The di-oxidized product was obtained by treating [Ni4] with two equivalents of the ammoniumyl oxidant, [(2,4-Br2C6H3)3N][B(C6F5)4] to yield [L2Ni4][B(C6F5)4]2 ([Ni4]2+; Scheme 1).36 Single crystals suitable for XRD studies were obtained by layering hexanes on a concentrated DCM solution of [Ni4]2+ at −40 °C. The solid-state structure revealed contracted Ni1–Ni2 (2.7095(18) Å) and Ni3–Ni4 (2.6284(18) Å) distances with corresponding protrusions of the Ni centers from the mean tridentate ligand planes (Table 1 and Fig. S17 and S23, ESI). These observed contractions are consistent with the removal of an electron from each of the e-degenerate σ* orbitals, with each being localized at the separate Ni1–Ni2 and Ni3–Ni4 vectors, forming two Ni(II)–Ni(III) linkages with formal half-bonds in each (Fig. 1c). The resulting expected S = 1 spin state was confirmed by magnetic measurements of [Ni4]2+ performed by SQUID magnetometry (Fig. S13, ESI). Magnetic susceptibility (χMT) measurements for [Ni4]2+ were collected at variable temperatures (2–300 K) and revealed a plateauing average χMT value of 0.95 in the 50–300 K range, consistent with an S = 1 manifold approximated by the general formula, χMT = [∑Si(Si + 1)]/2. A magnetic exchange value (J) of 36.2 cm−1 was obtained by fitting the data from 2–300 K and confirmed that significant ferromagnetic coupling between Ni centers is present, possibly due to super exchange through the bridging nitrogen atoms. This degree of magnetic exchange in polynuclear high-valent Ni species via super exchange is not unprecedented and even greater magnitudes have been reported.30 The absorption spectrum revealed a red-shifted LMCT absorbance at 1410 nm (ε = 14[thin space (1/6-em)]574 M−1 cm−1) in the NIR, the intensity of which is over four times as intense as the one in [Ni4]+ (Fig. S11, ESI). Lastly, a Kc value of ∼2 × 105, obtained from the difference in the two highest E1/2 values,35 suggests a more localized electronic structure consistent with a Robin-Day Class II system.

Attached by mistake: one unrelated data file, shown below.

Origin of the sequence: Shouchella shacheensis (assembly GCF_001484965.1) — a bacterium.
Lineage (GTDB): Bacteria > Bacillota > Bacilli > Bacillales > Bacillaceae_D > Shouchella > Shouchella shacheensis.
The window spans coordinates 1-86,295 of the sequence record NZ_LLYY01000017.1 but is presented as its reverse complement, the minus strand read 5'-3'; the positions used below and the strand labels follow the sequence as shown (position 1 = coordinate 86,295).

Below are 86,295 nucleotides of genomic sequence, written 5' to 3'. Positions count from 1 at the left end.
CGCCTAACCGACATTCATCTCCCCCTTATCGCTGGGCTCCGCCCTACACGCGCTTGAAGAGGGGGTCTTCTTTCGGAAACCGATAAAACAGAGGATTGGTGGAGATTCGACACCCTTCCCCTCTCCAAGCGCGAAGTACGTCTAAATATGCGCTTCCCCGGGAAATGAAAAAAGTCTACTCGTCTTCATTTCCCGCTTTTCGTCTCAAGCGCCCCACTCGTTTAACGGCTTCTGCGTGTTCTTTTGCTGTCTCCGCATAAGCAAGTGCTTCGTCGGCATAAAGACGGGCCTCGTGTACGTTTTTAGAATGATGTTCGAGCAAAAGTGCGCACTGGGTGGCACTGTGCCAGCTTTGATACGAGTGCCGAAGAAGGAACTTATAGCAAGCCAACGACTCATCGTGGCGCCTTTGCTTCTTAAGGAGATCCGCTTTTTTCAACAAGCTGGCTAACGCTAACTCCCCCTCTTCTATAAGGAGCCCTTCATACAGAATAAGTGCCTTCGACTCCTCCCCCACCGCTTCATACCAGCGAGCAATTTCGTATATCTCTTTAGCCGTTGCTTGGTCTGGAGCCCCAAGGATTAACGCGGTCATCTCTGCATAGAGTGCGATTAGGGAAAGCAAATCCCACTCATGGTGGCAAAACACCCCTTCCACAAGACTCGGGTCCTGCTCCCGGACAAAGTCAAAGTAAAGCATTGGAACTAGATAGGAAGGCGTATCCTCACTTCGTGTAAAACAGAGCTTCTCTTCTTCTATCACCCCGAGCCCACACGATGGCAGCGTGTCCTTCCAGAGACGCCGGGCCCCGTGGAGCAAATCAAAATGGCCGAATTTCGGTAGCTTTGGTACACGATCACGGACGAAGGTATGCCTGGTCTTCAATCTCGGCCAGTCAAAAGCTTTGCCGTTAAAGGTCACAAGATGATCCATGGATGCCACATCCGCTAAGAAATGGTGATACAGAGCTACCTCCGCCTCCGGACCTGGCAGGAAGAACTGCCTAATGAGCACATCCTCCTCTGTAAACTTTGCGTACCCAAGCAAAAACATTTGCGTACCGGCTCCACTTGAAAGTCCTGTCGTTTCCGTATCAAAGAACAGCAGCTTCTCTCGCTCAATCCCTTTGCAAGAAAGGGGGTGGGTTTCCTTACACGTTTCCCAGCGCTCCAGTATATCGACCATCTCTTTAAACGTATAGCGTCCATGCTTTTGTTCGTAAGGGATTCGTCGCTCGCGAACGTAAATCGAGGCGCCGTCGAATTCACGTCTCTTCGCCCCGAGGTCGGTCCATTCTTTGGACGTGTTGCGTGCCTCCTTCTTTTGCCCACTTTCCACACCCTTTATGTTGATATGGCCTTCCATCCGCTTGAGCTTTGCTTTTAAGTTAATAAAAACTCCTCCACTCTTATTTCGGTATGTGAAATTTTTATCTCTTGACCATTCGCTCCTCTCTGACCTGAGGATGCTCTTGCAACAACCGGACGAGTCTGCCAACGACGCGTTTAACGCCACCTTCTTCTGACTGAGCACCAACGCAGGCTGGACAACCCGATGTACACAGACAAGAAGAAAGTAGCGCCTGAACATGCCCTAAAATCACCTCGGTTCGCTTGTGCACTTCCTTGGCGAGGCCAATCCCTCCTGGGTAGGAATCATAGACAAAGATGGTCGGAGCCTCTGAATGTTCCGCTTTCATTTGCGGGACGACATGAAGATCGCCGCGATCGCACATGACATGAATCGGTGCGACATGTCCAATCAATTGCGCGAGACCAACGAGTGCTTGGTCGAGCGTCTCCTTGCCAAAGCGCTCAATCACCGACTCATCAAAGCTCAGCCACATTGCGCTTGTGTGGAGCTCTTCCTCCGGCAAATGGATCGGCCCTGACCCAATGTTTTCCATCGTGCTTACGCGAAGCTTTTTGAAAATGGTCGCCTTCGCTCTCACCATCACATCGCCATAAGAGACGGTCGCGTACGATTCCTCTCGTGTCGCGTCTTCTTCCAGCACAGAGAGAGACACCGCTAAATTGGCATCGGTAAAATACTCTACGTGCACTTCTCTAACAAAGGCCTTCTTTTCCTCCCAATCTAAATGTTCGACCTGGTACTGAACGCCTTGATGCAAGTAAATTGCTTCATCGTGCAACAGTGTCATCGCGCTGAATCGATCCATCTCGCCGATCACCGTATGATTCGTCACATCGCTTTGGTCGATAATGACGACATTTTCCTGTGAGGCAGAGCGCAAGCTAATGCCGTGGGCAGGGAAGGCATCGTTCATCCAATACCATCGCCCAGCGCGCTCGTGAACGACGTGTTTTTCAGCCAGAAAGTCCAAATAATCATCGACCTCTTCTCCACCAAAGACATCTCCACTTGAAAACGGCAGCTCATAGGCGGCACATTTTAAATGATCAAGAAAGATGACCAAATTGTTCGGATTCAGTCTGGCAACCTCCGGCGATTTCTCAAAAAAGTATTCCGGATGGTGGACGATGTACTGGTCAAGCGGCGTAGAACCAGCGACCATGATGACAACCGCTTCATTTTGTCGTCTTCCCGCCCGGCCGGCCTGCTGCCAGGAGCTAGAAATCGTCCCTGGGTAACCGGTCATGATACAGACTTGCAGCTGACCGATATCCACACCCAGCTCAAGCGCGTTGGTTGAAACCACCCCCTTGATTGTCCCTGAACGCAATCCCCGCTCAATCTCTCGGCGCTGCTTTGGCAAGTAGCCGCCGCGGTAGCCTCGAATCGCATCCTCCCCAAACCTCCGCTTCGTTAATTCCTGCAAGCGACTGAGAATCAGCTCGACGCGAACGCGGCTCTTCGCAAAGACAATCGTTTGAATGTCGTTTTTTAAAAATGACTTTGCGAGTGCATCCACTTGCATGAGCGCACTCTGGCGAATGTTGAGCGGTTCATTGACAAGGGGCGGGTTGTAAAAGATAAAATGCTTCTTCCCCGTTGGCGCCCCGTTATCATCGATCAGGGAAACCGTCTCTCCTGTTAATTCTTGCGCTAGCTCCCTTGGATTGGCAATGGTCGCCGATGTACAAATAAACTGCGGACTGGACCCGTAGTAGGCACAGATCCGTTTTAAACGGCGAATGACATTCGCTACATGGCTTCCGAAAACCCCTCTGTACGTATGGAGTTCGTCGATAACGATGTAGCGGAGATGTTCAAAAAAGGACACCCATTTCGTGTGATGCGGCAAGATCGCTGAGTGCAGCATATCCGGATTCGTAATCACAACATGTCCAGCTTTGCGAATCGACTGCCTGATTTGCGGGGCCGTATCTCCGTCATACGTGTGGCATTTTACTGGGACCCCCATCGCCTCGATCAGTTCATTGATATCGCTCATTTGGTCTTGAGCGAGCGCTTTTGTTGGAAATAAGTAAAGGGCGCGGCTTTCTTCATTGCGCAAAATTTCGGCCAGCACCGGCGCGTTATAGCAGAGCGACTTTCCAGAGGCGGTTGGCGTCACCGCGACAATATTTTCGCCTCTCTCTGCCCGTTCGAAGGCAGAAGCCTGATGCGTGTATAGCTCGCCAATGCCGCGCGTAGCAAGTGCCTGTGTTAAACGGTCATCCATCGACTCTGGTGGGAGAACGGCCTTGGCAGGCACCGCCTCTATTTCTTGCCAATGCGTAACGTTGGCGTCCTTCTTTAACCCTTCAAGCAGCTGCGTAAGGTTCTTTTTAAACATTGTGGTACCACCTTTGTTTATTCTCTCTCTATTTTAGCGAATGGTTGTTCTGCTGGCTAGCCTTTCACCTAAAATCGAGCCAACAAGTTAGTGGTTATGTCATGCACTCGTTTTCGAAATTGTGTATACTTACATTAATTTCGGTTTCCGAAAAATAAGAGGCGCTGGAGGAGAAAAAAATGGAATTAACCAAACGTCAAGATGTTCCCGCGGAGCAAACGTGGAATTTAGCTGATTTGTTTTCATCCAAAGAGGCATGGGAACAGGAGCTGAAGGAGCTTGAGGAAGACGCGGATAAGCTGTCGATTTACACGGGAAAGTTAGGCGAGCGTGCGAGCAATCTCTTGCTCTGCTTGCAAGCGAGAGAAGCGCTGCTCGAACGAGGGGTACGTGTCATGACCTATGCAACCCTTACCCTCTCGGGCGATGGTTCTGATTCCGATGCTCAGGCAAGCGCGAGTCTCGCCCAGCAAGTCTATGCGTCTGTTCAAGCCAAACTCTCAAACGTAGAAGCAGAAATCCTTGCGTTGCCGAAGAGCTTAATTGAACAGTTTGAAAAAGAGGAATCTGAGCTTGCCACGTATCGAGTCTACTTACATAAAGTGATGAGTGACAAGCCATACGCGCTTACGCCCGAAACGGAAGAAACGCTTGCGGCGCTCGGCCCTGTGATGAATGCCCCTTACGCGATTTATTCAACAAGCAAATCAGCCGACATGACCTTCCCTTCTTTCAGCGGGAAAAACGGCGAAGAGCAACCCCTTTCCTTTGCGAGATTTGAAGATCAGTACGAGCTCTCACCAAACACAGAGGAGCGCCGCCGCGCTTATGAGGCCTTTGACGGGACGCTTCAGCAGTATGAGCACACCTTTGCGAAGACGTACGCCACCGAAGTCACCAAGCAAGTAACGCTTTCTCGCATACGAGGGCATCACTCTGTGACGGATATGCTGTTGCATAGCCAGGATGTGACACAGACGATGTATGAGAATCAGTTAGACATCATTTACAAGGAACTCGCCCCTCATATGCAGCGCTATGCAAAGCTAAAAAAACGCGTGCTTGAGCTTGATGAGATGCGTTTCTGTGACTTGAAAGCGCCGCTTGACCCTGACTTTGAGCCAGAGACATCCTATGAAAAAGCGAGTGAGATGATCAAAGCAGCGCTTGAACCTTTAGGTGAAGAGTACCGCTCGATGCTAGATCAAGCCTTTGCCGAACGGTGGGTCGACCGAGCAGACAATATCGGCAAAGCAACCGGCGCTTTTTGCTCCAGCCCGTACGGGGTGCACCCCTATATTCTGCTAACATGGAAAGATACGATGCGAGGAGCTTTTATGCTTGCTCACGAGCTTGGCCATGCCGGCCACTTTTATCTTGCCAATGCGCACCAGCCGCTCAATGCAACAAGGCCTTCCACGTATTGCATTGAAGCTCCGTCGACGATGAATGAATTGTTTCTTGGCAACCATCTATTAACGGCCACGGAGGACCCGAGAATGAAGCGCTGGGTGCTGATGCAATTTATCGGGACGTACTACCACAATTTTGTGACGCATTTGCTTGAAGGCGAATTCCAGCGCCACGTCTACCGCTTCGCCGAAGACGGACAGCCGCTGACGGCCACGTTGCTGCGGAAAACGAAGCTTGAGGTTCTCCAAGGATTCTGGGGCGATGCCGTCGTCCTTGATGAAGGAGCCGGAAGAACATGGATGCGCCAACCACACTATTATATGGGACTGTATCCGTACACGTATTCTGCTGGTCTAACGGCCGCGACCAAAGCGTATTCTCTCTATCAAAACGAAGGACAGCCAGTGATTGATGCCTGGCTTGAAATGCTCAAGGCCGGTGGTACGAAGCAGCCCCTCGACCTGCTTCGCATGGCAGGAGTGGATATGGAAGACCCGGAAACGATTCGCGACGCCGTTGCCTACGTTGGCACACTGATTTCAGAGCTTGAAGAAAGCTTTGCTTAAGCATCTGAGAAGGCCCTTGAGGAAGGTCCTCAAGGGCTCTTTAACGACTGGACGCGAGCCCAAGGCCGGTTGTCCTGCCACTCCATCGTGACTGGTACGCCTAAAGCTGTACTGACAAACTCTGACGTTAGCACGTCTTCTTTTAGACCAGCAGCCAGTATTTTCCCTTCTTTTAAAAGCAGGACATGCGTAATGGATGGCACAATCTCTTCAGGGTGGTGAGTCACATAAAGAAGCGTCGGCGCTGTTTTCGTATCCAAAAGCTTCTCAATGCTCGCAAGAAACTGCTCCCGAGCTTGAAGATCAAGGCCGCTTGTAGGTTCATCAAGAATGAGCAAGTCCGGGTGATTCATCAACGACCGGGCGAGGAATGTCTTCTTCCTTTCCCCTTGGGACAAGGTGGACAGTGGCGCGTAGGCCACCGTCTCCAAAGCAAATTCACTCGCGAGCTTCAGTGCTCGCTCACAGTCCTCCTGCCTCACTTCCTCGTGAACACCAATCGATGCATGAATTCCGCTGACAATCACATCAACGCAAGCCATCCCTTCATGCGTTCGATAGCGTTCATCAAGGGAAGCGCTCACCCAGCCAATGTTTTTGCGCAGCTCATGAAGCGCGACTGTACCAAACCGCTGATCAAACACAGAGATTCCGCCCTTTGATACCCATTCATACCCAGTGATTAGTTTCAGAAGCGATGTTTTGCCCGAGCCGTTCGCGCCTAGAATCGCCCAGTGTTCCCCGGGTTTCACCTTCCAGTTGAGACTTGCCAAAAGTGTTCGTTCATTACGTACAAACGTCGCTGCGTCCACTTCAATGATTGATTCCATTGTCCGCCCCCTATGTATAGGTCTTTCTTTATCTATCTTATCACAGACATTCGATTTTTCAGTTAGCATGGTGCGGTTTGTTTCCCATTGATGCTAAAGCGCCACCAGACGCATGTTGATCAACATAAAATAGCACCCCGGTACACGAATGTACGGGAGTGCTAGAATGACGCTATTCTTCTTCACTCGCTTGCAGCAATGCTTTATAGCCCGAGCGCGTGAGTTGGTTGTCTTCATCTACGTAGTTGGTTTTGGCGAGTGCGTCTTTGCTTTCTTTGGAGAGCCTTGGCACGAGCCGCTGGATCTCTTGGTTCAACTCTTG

The isolation of the tetra-oxidized species was achieved by treating [Ni4] with 10 equiv. of [(2,4-Br2C6H3)3N][B(C6F5)4] to yield [L2Ni4][B(C6F5)4]4 ([Ni4]4+; Scheme 1). Single crystals suitable for XRD studies were obtained by layering hexanes on a concentrated DCM solution of [Ni4]4+ at −40 °C. Similar to [Ni4]2+, both Ni–Ni distances are contracted relative to [Ni4], and concurrent protrusions of the Ni centers from the mean ligand tridentate planes are observed (Table 1 and Fig. S18, S23, ESI). However, these effects are less pronounced than in the dicationic [Ni4]2+, and we attribute this distinction to the increased electrostatic repulsion between cationic metal centers in [Ni4]4+ relative to [Ni4]2+.17,37 Attempts to obtain magnetic measurements of [Ni4]4+ were hampered by its extreme instability (vide infra). Nonetheless, the 1H NMR spectrum of in situ-generated [Ni4]4+ revealed a paramagnetic species (Fig. S9, ESI), likely arising from thermal population of a higher spin state (Fig. 1c). The absorption spectrum of in situ-generated [Ni4]4+ revealed an intense (ε = 22[thin space (1/6-em)]099 M−1 cm−1) red-shifted LMCT band in the NIR at 1468 nm along with a significant shoulder centered at 1662 nm (ε = 20[thin space (1/6-em)]751 M−1 cm−1), significantly more intense than those observed for [Ni4]+ and [Ni4]2+ (Fig. S11, ESI).